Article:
Scheduled Monument

Boath, three chambered cairns NE and NNE of Easter Ballone FarmSM6644

Status: Designated


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Date Added
Prehistoric ritual and funerary: chambered cairn
Local Authority
NH 58150 73843
258150, 873843


The monuments to the NNE of Easter Ballone farm consist of the remains of three chambered cairns of neolithic date.

The first and southernmost of these chambered cairns, known as Balnagrotchen, may have been a short horned cairn and has a polygonal burial chamber. It lies on the edge of a field on a terrace to the NE of the farm. Repeated ploughing has largely removed the cairn material and the monument now appears to be square in plan.

The second, middle, cairn, known as Cairn Liatha, is a long horned cairn orientated NE-SW that has been extensively robbed and now measures 60m SSW-NNE by 16m NNW-SSE. It lies due N of the first cairn, across the road. The third, northernmost, cairn lies to the NE of Cairn Liatha and is a short horned cairn with a polygonal burial chamber. It measures approximately 30m E-W by 46m.

The area to be scheduled is in three parts. At the southernmost cairn a circular area 60m in diameter, excluding the above-ground elements of the pylon which stands on the cairn; at the middle cairn an irregular area measuring a maximum of 95m ENE-WSW by 70m, ending just short of the fenceline on the W side of the cairn, and at the northernmost cairn an irregular area measuring a maximum of 90m N-S by 70m E-W, bounded on the E by a fenceline and on the NW and SW by tracks. These areas are shown in red on the accompanying map extract.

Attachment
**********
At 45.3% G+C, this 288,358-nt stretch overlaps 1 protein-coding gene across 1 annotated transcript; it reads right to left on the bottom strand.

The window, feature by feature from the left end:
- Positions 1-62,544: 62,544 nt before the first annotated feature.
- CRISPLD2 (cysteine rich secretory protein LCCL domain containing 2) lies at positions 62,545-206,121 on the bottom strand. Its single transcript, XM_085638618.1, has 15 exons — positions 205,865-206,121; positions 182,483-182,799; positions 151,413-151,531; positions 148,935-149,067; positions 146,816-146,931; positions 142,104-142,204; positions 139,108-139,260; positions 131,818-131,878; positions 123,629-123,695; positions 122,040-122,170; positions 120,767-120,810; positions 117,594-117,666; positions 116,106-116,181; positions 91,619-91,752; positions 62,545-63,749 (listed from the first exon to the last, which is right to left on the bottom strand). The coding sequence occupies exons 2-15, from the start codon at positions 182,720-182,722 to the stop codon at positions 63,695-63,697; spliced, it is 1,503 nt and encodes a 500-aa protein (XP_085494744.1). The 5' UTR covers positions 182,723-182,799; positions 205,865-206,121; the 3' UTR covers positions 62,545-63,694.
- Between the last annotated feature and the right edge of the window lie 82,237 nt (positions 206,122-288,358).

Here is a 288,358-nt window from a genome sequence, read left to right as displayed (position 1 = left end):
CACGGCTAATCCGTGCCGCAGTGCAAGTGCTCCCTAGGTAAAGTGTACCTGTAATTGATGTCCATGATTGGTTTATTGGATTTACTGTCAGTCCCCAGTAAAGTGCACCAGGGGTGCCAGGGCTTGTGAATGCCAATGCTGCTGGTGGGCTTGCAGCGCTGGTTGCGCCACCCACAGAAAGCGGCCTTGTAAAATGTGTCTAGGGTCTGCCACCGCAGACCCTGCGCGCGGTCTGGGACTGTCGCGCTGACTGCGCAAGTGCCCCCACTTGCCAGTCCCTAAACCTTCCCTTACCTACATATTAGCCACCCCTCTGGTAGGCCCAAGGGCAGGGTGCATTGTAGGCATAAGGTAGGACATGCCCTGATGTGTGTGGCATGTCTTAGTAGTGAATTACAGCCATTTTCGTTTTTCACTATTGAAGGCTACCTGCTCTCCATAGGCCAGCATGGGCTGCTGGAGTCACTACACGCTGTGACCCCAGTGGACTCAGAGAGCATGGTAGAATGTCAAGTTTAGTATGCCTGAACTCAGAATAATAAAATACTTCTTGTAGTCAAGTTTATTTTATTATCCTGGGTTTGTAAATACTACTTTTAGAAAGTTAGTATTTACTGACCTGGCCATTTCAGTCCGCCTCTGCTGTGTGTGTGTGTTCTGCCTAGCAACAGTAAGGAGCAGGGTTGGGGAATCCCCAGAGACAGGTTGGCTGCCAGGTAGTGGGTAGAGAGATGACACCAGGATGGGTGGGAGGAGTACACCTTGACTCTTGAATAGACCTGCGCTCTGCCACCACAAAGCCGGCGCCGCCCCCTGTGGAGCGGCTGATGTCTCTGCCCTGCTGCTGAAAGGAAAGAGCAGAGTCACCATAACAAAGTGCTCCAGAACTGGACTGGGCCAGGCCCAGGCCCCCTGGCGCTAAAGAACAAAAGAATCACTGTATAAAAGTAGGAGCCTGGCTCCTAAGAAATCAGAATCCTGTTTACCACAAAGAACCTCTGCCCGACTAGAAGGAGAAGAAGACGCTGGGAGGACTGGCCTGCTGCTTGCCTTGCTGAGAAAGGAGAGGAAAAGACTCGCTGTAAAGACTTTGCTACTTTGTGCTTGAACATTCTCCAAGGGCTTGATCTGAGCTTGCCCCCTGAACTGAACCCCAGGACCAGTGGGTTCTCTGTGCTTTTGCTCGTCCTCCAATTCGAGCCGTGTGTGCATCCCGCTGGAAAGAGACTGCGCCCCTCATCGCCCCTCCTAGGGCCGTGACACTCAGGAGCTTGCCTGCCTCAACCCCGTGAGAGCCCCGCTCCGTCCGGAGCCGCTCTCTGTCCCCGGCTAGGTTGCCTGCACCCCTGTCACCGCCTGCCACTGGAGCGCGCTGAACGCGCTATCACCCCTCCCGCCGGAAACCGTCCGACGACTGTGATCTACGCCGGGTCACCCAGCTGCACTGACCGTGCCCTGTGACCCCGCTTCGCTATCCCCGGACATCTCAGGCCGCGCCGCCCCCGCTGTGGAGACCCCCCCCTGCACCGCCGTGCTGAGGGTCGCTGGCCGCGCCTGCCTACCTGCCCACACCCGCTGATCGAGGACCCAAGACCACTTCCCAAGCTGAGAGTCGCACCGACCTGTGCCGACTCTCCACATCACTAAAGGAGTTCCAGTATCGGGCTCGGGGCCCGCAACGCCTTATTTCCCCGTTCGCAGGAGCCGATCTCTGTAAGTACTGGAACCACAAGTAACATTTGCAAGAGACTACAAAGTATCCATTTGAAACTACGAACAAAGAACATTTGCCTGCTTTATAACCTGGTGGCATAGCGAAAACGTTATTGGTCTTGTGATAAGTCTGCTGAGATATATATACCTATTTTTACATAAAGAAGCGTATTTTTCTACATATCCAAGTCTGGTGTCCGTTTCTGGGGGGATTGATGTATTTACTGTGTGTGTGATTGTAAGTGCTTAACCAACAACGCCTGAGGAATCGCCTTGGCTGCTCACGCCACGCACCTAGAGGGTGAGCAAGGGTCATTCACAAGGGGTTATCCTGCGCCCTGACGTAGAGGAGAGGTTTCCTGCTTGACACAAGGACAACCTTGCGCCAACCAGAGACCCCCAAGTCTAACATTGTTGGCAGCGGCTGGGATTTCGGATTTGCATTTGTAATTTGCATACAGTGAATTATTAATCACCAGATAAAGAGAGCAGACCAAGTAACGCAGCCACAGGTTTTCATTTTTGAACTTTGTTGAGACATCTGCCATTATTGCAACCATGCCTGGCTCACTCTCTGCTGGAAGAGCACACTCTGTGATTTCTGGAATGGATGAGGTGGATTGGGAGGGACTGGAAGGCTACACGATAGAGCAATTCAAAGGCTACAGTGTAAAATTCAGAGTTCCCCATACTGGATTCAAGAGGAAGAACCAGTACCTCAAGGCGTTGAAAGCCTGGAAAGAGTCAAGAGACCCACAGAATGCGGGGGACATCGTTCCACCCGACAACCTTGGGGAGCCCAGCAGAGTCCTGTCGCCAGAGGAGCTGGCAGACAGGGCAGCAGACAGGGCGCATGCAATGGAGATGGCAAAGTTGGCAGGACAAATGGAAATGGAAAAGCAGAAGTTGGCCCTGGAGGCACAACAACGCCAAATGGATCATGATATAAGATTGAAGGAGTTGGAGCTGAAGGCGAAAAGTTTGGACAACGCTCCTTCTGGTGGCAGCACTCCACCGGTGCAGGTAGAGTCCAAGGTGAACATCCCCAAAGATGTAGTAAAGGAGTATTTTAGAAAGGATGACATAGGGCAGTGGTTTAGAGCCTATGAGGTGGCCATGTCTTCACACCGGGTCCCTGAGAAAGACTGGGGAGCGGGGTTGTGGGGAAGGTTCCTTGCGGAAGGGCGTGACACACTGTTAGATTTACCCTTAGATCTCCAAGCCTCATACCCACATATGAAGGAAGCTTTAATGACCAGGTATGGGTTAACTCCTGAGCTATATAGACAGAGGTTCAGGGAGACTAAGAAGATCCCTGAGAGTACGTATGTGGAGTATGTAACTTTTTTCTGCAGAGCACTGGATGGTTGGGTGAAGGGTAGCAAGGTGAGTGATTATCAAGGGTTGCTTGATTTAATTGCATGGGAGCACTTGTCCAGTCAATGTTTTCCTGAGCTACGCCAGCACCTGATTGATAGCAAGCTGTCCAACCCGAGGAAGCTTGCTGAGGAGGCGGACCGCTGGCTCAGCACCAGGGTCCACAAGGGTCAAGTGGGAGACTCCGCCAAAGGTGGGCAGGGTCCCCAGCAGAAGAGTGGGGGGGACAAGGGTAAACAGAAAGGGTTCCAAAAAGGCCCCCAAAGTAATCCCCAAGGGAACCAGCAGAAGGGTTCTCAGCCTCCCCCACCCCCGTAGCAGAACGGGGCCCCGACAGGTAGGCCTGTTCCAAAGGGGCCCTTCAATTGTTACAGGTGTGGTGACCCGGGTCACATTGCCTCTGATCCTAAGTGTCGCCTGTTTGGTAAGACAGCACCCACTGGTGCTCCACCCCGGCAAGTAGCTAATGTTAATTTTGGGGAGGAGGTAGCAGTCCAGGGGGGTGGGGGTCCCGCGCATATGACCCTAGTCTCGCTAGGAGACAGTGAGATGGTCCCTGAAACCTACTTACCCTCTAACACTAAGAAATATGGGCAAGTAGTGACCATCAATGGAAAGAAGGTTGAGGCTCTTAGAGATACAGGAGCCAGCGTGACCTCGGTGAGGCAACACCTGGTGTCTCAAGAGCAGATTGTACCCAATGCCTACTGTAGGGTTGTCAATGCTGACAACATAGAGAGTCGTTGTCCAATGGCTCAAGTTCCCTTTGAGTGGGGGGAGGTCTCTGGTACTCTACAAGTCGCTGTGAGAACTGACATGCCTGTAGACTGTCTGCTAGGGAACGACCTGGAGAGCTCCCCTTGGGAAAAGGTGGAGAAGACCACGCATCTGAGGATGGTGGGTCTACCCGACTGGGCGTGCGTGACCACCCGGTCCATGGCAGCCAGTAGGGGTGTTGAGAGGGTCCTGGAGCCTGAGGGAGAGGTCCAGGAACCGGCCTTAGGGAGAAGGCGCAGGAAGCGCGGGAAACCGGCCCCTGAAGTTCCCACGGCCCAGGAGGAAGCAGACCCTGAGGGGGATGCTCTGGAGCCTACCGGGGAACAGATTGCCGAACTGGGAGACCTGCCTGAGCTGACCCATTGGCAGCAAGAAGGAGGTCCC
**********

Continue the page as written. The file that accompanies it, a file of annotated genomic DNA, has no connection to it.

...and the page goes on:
Statement of National Importance

These three chambered cairns are each of national importance as a small group of Neolithic burial monuments belonging to Henshall's Orkney-Cromarty group. They gain added importance from the fact that they form a small close group of apparently varied constructional detail, offering the opportunity for comparative study which could contribute to the understanding of the range and development of prehistoric funerary architecture and ritual activity.



RCAHMS records the monument as NH 57 SE 1.


Henshall, A. (1972) The Chambered Cairns of Scotland, Vol. 1, 336 and 339-342.

About Scheduled Monuments

Historic Environment Scotland is responsible for the designation of buildings, monuments, gardens and designed landscapes and historic battlefields. We also advise Scottish Ministers on the designation of historic marine protected areas.

Scheduling is the way that a monument or archaeological site of national importance is recognised by law through the Ancient Monuments and Archaeological Areas Act 1979.

We schedule sites and monuments of national importance using the criteria published in the Historic Environment Scotland Policy Statement.

The description and map showing the scheduled area is the legal part of the scheduling. The additional information in the scheduled monument record gives an indication of the national importance of the monument(s). It is not a definitive account or a complete description of the monument(s). The format of scheduled monument records has changed over time. Earlier records will usually be brief and some information will not have been recorded. Scheduled monument consent is required to carry out certain work, including repairs, to scheduled monuments. Applications for scheduled monument consent are made to us. We are happy to discuss your proposals with you before you apply and we do not charge for advice or consent. More information about consent and how to apply for it can be found on our website at

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Printed: 22/04/2019 19:16